It's a lot of code for very few users and the system DNS resolver is usually fine. The advantage of using the pure Go resolver is usually to avoid cgo and expensive threads being tied up during resolution, but that only matters when you have, say, tens of thousands of outstanding lookups. (e.g. you're a web crawler binary) But if you have tens of thousands of mDNS lookups outstanding, you probably have bigger problems on your LAN.
Hope you don't mind me hijacking this for quick question...
@bradfitz - what is the default behaviour in the absence of nsswitch.conf and a system resolver meant to be? I've had to "force" it to be used with -tags netgo, though I would have expected it to become the default since, well, there's no resolver or config that could try to use features that aren't supported?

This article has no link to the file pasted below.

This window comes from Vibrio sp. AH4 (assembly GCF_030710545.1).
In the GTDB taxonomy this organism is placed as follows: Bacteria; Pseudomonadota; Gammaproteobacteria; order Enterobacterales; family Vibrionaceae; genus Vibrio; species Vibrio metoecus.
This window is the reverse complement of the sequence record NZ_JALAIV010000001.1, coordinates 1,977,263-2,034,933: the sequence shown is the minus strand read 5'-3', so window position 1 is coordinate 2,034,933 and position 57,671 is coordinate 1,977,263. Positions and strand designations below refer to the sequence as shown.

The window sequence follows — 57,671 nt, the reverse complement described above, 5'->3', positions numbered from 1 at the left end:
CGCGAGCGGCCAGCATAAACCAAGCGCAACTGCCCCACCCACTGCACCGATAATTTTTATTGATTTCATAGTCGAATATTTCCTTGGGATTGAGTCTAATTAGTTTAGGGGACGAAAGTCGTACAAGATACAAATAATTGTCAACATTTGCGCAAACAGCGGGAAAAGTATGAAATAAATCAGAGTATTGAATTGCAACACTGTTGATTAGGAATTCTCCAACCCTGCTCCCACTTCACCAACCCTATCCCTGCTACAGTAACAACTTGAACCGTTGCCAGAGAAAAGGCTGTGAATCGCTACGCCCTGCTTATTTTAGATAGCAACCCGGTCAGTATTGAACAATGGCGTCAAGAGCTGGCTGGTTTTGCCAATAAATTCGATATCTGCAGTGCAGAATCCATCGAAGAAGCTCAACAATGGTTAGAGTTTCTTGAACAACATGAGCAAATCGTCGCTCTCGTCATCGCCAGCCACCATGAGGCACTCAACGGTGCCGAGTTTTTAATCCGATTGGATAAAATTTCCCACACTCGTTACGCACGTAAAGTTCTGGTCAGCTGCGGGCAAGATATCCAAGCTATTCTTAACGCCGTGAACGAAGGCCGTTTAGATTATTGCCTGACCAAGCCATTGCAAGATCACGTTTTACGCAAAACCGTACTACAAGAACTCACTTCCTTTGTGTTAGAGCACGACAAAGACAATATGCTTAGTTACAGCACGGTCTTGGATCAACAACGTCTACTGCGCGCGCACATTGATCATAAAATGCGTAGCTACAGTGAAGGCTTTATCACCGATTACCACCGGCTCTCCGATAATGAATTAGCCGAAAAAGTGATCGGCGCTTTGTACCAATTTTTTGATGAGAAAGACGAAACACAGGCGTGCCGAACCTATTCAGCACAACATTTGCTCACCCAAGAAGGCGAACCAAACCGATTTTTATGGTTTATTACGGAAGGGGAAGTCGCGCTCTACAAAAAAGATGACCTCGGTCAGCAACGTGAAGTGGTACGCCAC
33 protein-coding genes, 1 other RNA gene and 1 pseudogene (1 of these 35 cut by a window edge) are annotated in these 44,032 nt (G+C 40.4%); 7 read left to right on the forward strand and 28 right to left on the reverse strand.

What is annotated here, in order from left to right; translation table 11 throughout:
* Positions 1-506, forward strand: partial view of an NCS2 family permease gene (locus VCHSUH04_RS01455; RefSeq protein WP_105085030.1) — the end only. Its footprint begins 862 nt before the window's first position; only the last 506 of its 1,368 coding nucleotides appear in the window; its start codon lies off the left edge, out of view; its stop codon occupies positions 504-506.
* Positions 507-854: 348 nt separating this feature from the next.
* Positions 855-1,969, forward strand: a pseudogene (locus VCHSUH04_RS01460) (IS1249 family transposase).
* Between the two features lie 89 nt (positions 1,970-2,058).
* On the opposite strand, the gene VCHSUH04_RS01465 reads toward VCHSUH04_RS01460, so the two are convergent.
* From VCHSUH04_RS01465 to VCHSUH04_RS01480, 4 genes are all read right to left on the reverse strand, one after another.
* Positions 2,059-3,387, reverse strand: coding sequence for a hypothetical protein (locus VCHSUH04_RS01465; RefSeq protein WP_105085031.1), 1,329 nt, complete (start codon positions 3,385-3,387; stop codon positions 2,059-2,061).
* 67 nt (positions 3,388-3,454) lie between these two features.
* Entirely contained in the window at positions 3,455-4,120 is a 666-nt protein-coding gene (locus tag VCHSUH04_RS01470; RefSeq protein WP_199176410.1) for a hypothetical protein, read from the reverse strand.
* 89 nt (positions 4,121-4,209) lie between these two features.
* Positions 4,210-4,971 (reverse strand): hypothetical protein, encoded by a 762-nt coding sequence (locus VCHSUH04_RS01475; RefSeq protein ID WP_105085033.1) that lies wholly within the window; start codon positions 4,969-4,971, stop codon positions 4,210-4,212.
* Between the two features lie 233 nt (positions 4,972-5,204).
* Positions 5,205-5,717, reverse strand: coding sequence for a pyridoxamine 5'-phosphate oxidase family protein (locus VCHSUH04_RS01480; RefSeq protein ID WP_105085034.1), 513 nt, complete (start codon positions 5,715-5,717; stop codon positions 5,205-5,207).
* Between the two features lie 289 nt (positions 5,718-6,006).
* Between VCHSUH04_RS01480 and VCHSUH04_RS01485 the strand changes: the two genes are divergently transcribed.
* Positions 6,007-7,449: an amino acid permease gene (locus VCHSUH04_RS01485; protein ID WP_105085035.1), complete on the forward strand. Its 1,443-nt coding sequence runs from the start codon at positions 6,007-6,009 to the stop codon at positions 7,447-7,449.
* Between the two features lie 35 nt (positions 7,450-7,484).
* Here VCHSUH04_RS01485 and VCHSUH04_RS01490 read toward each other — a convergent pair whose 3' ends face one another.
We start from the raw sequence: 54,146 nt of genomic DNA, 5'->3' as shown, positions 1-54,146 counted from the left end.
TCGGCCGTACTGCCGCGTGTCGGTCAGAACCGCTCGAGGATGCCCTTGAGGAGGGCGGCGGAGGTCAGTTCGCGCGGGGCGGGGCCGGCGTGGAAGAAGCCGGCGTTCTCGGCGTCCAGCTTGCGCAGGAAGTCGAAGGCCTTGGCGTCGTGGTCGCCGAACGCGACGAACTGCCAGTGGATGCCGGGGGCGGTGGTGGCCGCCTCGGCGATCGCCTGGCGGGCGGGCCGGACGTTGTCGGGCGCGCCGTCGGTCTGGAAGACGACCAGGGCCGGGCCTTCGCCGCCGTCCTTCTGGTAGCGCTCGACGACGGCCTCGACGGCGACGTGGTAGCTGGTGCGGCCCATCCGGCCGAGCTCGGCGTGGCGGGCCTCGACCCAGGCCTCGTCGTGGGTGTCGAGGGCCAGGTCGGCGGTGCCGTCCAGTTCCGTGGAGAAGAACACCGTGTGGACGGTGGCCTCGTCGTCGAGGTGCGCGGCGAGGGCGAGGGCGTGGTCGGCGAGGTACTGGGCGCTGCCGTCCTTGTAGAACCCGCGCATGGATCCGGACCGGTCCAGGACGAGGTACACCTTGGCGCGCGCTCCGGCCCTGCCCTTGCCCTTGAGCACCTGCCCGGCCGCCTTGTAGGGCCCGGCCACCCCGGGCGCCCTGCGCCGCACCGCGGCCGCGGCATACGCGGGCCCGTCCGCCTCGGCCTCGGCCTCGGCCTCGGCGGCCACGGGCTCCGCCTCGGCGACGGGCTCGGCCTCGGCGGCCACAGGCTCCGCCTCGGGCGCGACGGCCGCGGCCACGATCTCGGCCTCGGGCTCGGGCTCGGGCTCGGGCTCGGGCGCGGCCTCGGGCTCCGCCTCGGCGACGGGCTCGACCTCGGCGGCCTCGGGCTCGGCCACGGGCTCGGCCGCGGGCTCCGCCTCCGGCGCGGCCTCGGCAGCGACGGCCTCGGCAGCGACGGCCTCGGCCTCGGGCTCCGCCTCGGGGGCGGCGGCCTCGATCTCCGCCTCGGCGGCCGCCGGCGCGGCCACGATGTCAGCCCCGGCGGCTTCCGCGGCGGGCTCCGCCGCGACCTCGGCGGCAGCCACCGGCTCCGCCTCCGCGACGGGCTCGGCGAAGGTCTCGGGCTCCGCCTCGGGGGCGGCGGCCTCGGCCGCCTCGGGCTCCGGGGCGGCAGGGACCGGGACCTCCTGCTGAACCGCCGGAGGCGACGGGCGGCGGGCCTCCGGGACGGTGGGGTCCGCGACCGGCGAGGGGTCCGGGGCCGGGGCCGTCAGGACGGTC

The problem with not solving this is that a Go app will fail to load a URL while curl and ping succeed.
This makes for some pretty odd troubleshooting, especially for someone using a Go app rather than writing one.
It very much will affect anyone using an Airport Extreme access point (or anything that behaves similarly - ie, not registering DNS entries automatically for all DHCP clients). And while that admittedly will be a ridiculous target audience to support sooner rather than later, I don't think we are quite there until the next WiFi standard is ubiquitous. People with Macbook Pros should absolutely be a target audience though, and they're in this Venn Diagram of obscure error messages.
What version of Go are you using (
Does this issue reproduce with the latest release?
What operating system and processor architecture are you using (
What did you do?
GODEBUG=netdns=go+4 go run test.go
What did you expect to see?
What did you see instead?
resolve yonghaohu-mac.local failed: dial tcp: lookup yonghaohu-mac.local on 10.22.12.45:53: no such host
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